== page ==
For an innovative tech brand saying ‘do what you can’t’, we didn’t choose to just put a logo on a suit. We invented a whole new suit. A suit that enables the skaters and coach to do what they can’t: measure in real time the height at which the skater is positioned above the ice. This height is one of the most important things in skating, because the closer you are to the ice, the faster you’ll go. Until now, this has always been judged on gut feeling. We developed the Samsung SmartSuit, equipped with sensors to measure with millimetre accuracy. The suit is designed to send data to the coach’s device, allowing him to communicate adjustments immediately to the skaters.

Describe the strategy

The athletes and coach trained with the suit in secret for months. Just before the Olympics, when the buzz about sports innovations and tech at the Olympics in PyeongChang was at its peak, we brought it to the press. We didn’t just invite them to come and see Samsung’s latest invention. We invited them to come and discover the latest sporting innovation just before the Olympics. And about the ‘digital doping’ Samsung developed for the Netherlands in the race against the Korean medal contenders in their own country. After the press release, in no time more than 450 million people knew about the secret weapon. And – in the slipstream – about Samsung being a real contributing tech sponsor of the Olympic short track skaters. During the Olympics, we demonstrated our intense involvement with the Olympians and earned appreciation with news-jacking videos and real-time advertising to raise the Proud-to-Own score.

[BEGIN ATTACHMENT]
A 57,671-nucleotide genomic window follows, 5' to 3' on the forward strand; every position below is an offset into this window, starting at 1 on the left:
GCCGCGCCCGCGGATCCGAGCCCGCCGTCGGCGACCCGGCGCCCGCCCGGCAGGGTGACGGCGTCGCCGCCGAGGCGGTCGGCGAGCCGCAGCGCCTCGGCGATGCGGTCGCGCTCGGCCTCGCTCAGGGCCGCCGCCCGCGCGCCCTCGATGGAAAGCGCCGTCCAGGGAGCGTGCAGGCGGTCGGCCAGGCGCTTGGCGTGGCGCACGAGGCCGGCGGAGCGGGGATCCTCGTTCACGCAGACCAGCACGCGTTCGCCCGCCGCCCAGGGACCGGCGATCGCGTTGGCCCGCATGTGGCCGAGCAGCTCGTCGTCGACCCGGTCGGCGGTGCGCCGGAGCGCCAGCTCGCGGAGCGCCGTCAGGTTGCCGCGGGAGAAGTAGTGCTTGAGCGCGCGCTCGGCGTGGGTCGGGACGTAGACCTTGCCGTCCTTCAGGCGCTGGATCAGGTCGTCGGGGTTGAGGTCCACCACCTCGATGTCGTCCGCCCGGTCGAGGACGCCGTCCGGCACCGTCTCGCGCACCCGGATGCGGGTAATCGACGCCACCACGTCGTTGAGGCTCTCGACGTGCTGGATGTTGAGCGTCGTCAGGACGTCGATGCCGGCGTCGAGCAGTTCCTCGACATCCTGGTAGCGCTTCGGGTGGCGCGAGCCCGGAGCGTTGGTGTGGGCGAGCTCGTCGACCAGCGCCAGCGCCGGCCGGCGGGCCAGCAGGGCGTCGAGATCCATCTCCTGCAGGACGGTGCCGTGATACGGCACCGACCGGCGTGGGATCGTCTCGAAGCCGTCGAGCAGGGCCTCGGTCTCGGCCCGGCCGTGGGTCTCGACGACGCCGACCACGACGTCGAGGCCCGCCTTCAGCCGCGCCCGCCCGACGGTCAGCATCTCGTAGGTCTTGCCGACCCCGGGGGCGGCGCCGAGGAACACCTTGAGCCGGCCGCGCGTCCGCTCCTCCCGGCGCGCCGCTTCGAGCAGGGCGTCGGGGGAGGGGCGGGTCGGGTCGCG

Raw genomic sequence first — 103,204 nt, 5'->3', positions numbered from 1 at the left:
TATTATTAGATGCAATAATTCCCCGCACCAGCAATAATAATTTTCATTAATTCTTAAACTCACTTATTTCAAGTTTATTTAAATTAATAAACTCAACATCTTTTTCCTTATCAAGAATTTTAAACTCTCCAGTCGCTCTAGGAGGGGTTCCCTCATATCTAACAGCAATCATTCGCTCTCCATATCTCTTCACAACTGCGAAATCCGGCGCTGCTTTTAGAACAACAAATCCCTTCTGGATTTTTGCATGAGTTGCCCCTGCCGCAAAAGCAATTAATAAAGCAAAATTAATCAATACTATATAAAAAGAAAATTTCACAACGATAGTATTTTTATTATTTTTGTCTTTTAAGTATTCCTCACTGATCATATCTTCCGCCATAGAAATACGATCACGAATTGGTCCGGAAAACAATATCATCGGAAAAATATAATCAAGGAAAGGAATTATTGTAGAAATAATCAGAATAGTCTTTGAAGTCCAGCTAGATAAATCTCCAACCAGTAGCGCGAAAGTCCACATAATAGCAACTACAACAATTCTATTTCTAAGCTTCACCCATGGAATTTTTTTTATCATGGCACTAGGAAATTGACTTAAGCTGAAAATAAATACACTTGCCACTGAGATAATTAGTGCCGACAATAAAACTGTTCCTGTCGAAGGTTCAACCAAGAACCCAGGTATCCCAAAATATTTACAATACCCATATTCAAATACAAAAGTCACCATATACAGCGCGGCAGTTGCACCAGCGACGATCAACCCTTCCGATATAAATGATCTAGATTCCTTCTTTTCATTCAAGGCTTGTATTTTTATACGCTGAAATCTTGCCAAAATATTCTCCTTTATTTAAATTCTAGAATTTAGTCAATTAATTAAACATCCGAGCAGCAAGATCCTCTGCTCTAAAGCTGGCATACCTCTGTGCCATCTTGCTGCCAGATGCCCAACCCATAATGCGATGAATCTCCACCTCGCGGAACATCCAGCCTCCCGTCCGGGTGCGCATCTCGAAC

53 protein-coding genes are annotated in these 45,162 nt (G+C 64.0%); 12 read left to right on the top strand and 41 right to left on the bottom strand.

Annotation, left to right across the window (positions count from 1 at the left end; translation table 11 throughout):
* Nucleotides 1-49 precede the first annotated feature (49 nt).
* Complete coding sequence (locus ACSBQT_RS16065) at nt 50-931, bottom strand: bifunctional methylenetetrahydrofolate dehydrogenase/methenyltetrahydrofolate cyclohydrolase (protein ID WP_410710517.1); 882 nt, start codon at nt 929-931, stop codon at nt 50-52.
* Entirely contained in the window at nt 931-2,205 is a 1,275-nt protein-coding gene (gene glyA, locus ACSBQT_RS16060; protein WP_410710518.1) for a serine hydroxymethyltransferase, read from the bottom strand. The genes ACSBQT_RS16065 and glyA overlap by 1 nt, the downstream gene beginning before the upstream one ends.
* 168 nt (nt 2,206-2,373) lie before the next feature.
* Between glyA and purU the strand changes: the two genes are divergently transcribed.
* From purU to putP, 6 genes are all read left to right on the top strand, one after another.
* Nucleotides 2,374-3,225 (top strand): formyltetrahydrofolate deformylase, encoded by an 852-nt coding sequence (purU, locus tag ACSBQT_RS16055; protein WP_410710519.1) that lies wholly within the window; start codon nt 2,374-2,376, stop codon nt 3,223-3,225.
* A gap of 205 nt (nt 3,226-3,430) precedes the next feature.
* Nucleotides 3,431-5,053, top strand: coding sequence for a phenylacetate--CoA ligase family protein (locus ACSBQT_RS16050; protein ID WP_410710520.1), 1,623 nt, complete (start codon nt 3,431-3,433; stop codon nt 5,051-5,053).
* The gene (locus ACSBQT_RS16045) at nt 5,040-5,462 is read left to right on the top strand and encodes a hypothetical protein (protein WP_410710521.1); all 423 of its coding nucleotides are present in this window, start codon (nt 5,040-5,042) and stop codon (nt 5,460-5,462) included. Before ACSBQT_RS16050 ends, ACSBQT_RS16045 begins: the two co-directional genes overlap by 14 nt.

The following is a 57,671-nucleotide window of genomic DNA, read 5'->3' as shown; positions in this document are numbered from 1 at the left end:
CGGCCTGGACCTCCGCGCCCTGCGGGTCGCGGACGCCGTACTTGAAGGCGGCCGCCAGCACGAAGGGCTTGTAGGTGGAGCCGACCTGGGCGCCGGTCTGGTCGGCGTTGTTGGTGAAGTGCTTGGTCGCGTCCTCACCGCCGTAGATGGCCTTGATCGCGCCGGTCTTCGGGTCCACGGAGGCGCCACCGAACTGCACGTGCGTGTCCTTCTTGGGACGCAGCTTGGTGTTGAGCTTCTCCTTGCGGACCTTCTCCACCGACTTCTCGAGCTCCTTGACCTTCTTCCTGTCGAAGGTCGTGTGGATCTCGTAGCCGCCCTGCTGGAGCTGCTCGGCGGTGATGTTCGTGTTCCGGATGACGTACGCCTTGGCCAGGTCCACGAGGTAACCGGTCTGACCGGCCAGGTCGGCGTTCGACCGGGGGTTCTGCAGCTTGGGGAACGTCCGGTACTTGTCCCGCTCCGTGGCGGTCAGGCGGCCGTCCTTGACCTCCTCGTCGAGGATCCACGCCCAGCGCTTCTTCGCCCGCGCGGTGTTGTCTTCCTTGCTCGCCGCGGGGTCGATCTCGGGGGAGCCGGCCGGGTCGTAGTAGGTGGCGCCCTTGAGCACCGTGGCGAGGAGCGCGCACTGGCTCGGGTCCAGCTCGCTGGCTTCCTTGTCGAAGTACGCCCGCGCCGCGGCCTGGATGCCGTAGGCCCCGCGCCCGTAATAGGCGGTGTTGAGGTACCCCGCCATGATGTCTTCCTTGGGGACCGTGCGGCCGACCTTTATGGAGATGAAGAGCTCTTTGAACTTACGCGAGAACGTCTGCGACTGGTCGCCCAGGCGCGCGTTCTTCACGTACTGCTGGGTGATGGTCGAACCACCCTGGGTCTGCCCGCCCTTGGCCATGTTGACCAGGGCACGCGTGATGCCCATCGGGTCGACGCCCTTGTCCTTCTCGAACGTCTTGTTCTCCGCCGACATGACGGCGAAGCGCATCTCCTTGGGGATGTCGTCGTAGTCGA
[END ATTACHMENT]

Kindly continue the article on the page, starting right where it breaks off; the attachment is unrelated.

Describe the execution

First we needed to know how to create value for the short track skaters. Because only a real contribution would work for our PR campaign. Our key to success had to be innovation; our secret weapon for effective PR. In March 2017, we met the coach and human movement scientist. As it turned out, one of the most important things in skating is the position of the ice skater. To measure this, we developed a suit equipped with 5 sensors that feeds live body kinetic telemetry to the Galaxy S8 (data) and Tab S3 (data/video/charts). If the skater’s posture requires correction, the coach can press a button on the Galaxy S8 to send a signal to the skater. Once technical development had been completed, the technicians and short track skaters secretly tested and trained with the suit for months. Just before the Olympics we brought the story to the press.

List the results

After the press release, in no time half a billion people knew about the secret weapon. And about Samsung being a real contributing tech sponsor. The tremendous appreciation of this unique sponsorship benefited the brand significantly; see below. Awareness: €830,000 in free publicity in the Netherlands and €1,410,000 worldwide. KPI: 10% growth of KPI Proud-to-Own brand value within 2 months, from 24% to 34%! (DVJ Insights). 48,100 article reads with branded content 4,765,194 impressions. 321% above benchmark. Total key engagement rate among millennials of 1.3% (benchmark: 0.44%). Average View Through Rate online videos of 20%, which is extremely good considering the length (60 and 30 sec.). (Starcom) No. 1 best scoring campaign in the Netherlands in terms of attractiveness, innovation and sympathy. (Motivaction) We literally proved ‘Do What You Can’t’. During the Olympics, Knegt and Schulting won the first ever Dutch Olympic silver and gold medals for short track.